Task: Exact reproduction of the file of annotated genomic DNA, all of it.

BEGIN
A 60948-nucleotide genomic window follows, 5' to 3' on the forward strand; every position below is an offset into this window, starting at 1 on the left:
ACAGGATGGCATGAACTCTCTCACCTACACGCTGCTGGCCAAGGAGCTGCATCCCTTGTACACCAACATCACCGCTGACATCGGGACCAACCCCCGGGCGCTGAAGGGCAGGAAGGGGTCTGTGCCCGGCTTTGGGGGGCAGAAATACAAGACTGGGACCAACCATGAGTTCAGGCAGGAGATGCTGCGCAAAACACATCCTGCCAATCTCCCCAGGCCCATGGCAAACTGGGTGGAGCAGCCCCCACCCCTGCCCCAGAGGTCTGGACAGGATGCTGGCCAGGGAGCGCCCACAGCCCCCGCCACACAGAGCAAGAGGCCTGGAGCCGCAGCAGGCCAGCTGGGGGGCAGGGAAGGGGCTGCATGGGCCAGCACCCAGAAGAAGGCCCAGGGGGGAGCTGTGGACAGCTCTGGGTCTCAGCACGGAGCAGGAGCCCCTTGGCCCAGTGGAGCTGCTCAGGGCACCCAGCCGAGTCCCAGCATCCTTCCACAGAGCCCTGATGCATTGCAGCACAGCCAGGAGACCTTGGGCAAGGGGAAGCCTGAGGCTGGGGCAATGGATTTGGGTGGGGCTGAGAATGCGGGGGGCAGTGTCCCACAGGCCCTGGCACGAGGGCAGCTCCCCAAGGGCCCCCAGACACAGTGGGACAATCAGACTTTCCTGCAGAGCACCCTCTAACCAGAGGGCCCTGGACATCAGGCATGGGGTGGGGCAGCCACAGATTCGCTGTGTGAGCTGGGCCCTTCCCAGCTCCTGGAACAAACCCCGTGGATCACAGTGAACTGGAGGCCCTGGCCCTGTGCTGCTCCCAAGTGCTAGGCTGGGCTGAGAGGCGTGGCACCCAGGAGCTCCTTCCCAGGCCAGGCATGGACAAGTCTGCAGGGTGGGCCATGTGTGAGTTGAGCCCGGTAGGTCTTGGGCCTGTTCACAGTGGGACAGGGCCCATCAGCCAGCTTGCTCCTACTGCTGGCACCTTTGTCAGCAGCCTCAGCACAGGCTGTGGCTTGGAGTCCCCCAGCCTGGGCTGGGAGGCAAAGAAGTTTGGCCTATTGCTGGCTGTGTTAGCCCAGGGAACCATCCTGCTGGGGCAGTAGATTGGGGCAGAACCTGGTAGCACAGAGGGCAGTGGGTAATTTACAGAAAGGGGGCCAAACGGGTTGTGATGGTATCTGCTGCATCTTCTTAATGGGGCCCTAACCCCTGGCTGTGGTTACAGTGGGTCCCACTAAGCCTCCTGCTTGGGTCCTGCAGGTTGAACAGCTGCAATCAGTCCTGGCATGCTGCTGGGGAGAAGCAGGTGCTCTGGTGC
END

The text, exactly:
A 60948-nucleotide genomic window follows, 5' to 3' on the forward strand; every position below is an offset into this window, starting at 1 on the left:
ACAGGATGGCATGAACTCTCTCACCTACACGCTGCTGGCCAAGGAGCTGCATCCCTTGTACACCAACATCACCGCTGACATCGGGACCAACCCCCGGGCGCTGAAGGGCAGGAAGGGGTCTGTGCCCGGCTTTGGGGGGCAGAAATACAAGACTGGGACCAACCATGAGTTCAGGCAGGAGATGCTGCGCAAAACACATCCTGCCAATCTCCCCAGGCCCATGGCAAACTGGGTGGAGCAGCCCCCACCCCTGCCCCAGAGGTCTGGACAGGATGCTGGCCAGGGAGCGCCCACAGCCCCCGCCACACAGAGCAAGAGGCCTGGAGCCGCAGCAGGCCAGCTGGGGGGCAGGGAAGGGGCTGCATGGGCCAGCACCCAGAAGAAGGCCCAGGGGGGAGCTGTGGACAGCTCTGGGTCTCAGCACGGAGCAGGAGCCCCTTGGCCCAGTGGAGCTGCTCAGGGCACCCAGCCGAGTCCCAGCATCCTTCCACAGAGCCCTGATGCATTGCAGCACAGCCAGGAGACCTTGGGCAAGGGGAAGCCTGAGGCTGGGGCAATGGATTTGGGTGGGGCTGAGAATGCGGGGGGCAGTGTCCCACAGGCCCTGGCACGAGGGCAGCTCCCCAAGGGCCCCCAGACACAGTGGGACAATCAGACTTTCCTGCAGAGCACCCTCTAACCAGAGGGCCCTGGACATCAGGCATGGGGTGGGGCAGCCACAGATTCGCTGTGTGAGCTGGGCCCTTCCCAGCTCCTGGAACAAACCCCGTGGATCACAGTGAACTGGAGGCCCTGGCCCTGTGCTGCTCCCAAGTGCTAGGCTGGGCTGAGAGGCGTGGCACCCAGGAGCTCCTTCCCAGGCCAGGCATGGACAAGTCTGCAGGGTGGGCCATGTGTGAGTTGAGCCCGGTAGGTCTTGGGCCTGTTCACAGTGGGACAGGGCCCATCAGCCAGCTTGCTCCTACTGCTGGCACCTTTGTCAGCAGCCTCAGCACAGGCTGTGGCTTGGAGTCCCCCAGCCTGGGCTGGGAGGCAAAGAAGTTTGGCCTATTGCTGGCTGTGTTAGCCCAGGGAACCATCCTGCTGGGGCAGTAGATTGGGGCAGAACCTGGTAGCACAGAGGGCAGTGGGTAATTTACAGAAAGGGGGCCAAACGGGTTGTGATGGTATCTGCTGCATCTTCTTAATGGGGCCCTAACCCCTGGCTGTGGTTACAGTGGGTCCCACTAAGCCTCCTGCTTGGGTCCTGCAGGTTGAACAGCTGCAATCAGTCCTGGCATGCTGCTGGGGAGAAGCAGGTGCTCTGGTGC